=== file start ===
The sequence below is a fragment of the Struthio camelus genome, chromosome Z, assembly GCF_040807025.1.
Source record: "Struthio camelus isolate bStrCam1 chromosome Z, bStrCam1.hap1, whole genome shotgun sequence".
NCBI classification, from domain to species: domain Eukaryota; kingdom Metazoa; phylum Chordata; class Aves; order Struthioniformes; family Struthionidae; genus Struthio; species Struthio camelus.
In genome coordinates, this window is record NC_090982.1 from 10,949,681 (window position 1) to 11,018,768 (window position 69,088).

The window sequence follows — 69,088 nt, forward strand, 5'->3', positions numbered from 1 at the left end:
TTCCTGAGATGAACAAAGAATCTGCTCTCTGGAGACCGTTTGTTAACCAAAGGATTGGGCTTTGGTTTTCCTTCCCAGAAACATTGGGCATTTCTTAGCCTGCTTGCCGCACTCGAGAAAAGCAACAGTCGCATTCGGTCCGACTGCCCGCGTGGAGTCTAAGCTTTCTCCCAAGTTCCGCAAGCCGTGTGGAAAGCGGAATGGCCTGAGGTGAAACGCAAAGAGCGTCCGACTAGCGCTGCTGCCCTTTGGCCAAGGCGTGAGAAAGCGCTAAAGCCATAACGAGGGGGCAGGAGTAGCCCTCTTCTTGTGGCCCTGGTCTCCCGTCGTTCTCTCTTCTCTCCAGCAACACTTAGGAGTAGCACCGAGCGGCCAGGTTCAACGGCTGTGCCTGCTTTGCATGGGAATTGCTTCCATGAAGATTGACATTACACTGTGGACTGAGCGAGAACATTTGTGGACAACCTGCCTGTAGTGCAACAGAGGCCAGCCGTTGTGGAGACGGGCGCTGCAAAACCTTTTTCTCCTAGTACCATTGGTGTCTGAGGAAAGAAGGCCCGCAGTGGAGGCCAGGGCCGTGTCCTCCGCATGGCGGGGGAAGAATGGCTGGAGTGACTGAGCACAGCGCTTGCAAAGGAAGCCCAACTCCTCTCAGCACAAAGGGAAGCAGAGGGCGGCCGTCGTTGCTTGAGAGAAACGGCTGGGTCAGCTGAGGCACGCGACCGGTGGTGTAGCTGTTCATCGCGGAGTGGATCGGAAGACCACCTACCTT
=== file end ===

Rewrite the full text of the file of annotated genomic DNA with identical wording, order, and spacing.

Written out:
The sequence below is a fragment of the Struthio camelus genome, chromosome Z, assembly GCF_040807025.1.
Source record: "Struthio camelus isolate bStrCam1 chromosome Z, bStrCam1.hap1, whole genome shotgun sequence".
NCBI classification, from domain to species: domain Eukaryota; kingdom Metazoa; phylum Chordata; class Aves; order Struthioniformes; family Struthionidae; genus Struthio; species Struthio camelus.
In genome coordinates, this window is record NC_090982.1 from 10,949,681 (window position 1) to 11,018,768 (window position 69,088).

The window sequence follows — 69,088 nt, forward strand, 5'->3', positions numbered from 1 at the left end:
TTCCTGAGATGAACAAAGAATCTGCTCTCTGGAGACCGTTTGTTAACCAAAGGATTGGGCTTTGGTTTTCCTTCCCAGAAACATTGGGCATTTCTTAGCCTGCTTGCCGCACTCGAGAAAAGCAACAGTCGCATTCGGTCCGACTGCCCGCGTGGAGTCTAAGCTTTCTCCCAAGTTCCGCAAGCCGTGTGGAAAGCGGAATGGCCTGAGGTGAAACGCAAAGAGCGTCCGACTAGCGCTGCTGCCCTTTGGCCAAGGCGTGAGAAAGCGCTAAAGCCATAACGAGGGGGCAGGAGTAGCCCTCTTCTTGTGGCCCTGGTCTCCCGTCGTTCTCTCTTCTCTCCAGCAACACTTAGGAGTAGCACCGAGCGGCCAGGTTCAACGGCTGTGCCTGCTTTGCATGGGAATTGCTTCCATGAAGATTGACATTACACTGTGGACTGAGCGAGAACATTTGTGGACAACCTGCCTGTAGTGCAACAGAGGCCAGCCGTTGTGGAGACGGGCGCTGCAAAACCTTTTTCTCCTAGTACCATTGGTGTCTGAGGAAAGAAGGCCCGCAGTGGAGGCCAGGGCCGTGTCCTCCGCATGGCGGGGGAAGAATGGCTGGAGTGACTGAGCACAGCGCTTGCAAAGGAAGCCCAACTCCTCTCAGCACAAAGGGAAGCAGAGGGCGGCCGTCGTTGCTTGAGAGAAACGGCTGGGTCAGCTGAGGCACGCGACCGGTGGTGTAGCTGTTCATCGCGGAGTGGATCGGAAGACCACCTACCTT